Its true that most of schools do not have enough education concerning the issues relating with WASH in schools. This problem is great to school committees in rural and urban and to persons living with HIV/AIDS or in live in areas with scarcity of water supply. The situation is worse in rural areas where there is low exposure to modern technologies and training.

The main cause of this problems, include lack of collective planning, lack of knowledge to prioritize on funds from the government and other stakeholders. In some cases, the rural leadership is not aware of the importance of minimizing open defecation.

In this context, we would like to work with you in areas relating WASH programmes.

Remigius Mdetele
Executive Director
Rujewa Integrated Efforts to Fight Poverty (RIEFP)
P.O.Box 189, Rujewa-Mbeya
Tanzania.
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  • DavidAlan
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Re: Theme 1: Policy Issues on the Regional and Global Level

If I may make a small comment at this late stage.

We have but 70 school ecosans, mainly in Tamil Nadu, and these cover circa 30,000 pupils about 65% being girls. We provide a before and after training programme. There is no doubt from our experience that where the head teacher and staff engage with the pupils regarding the facilities there is better usage and greater hygiene knowledge. This impacts greatly on the messages the children take back to their families.

Sorry I couldn't join in when the discussion was taking place.
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  • AlexanderWinkscha
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Re: Theme 1: Policy Issues on the Regional and Global Level

Dear Cecile and Philip,

indeed, here in Lao PDR we have just recently started cooperation with both the World Food Program and PLAN International (funded through WFP) to combine the FIT approach with their school feeding programs. Based on research into their intervention outcomes, WFP identified that there should be a stronger emphasis on Hygiene in order to improve results on nutrition indicators as well. What we are now piloting is really no rocket science - but a simple combination of approaches: daily group handwshing before eating the provided school lunch, and daily group toothbrushing after eating lunch. Sounds simple and straightforward, yet rarely happens, at least here.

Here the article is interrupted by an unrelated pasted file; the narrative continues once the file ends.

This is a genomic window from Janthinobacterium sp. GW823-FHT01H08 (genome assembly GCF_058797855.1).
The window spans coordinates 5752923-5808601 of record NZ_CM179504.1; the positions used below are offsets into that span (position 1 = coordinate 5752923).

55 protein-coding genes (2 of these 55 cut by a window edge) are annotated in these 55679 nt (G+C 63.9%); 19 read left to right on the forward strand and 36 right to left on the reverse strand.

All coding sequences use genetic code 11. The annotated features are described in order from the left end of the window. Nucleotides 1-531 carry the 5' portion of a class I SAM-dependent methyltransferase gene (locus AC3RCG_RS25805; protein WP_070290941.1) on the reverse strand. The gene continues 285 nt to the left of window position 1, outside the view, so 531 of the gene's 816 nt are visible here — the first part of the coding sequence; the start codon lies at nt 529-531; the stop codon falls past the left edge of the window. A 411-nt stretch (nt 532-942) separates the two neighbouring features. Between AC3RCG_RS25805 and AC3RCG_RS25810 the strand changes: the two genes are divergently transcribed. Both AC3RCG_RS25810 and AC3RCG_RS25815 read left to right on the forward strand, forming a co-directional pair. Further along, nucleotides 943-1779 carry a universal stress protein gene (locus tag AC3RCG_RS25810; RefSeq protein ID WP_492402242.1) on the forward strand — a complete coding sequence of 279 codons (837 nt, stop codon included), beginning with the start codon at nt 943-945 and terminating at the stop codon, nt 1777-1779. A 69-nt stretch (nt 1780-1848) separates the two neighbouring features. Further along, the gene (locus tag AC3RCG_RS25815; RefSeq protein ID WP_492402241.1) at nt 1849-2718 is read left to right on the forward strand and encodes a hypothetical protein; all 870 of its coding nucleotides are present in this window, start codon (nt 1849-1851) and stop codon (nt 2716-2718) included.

The simplicity of this combination is in line with one of our Fit for School 4S principles: too keep it simple. That way it won´t overburden school principals and teachers, at the same time through the design of the intervention (focusing on group acitivity and using facilities adequate for group use) ensuring that the logistical challenges are adressed and make the hygiene component manageable for a school. Even if you manage a relatively small school with under 100 students, you will have to wait for a long time until every student washed their hands if there is just one bucket of water (let alone the question of running vs. standing water) or just a collection of 3 water taps.

Furthermore, since we strongly believe in daily practice to foster behavior change, linking up handwashing and toothbrushing as daily group acitivities explicitly with the daily ritual of eating lunch will hopefully also encourage students to make these links when it comes to eating food beyond the school lunch setting.

Best, Alex
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  • ThomasLangkau
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Re: Theme 1: Policy Issues on the Regional and Global Level

Dear all,

I would like to share L.Jelshyam Singh`s contribution with you, we received in a mail:

What we observed on WASH in schools are
1. there has not been a proper directives or policy in school education.
2. there is lack of responsibility of the school authorities in such management.
3. observed that the present political situation encourages lack of common interest and teachers are more on individualism in nature.
4. a separate mission / flagship program on WinS is urgently required .

I hope we can do something change the mindset of the people through dialogue and development involving women in planning and management.

with regards

L.Jelshyam Singh

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  • JacquesPiP
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Re: WaterAid School WASH Research in Asia

Dear all,

Many thanks Katrin and Vielen Danke Susana for this much needed opportunity to share our reflections on these important issues.

I find it very stimulating to read the introduction of this discussion and the emphasis it puts on the need for leadership in relation to WinS. For sure, we are not merely talking about top down leadership from the Ministry of Education, but also about the kind of pervasive leadership needed amongst school, community and district level stakeholders for WinS to work. The introduction also refers to the promise of inter-sectoral collaboration in relation to SDGs with clear implications on WinS. Let us also consider the growing trend in development agencies to better integrate WASH-health, and food security, and notably in schools. How to better manage WinS? That is a big issue too, and it only takes a few visits to schools in areas of intervention of WinS programmes to realise how challenging it is to anchor new hygiene habits and to set up sustainable WinS O&M systems.

So this thematic discussion really addresses the big issues in relation to WinS. Where shall I start? Well, I would like to tell you about WaterAid recent WinS research - In view of its long-running concern about the state of WinS, and against the background of its extensive programmatic and policy work on the topic, WaterAid took the initiative in 2015 to undertake a programme of research. I joined the research team led by Richard Carter and was tasked to undertake four country case studies in south Asia (Bangladesh, India, Nepal and Pakistan). There were also several case studies in East Africa.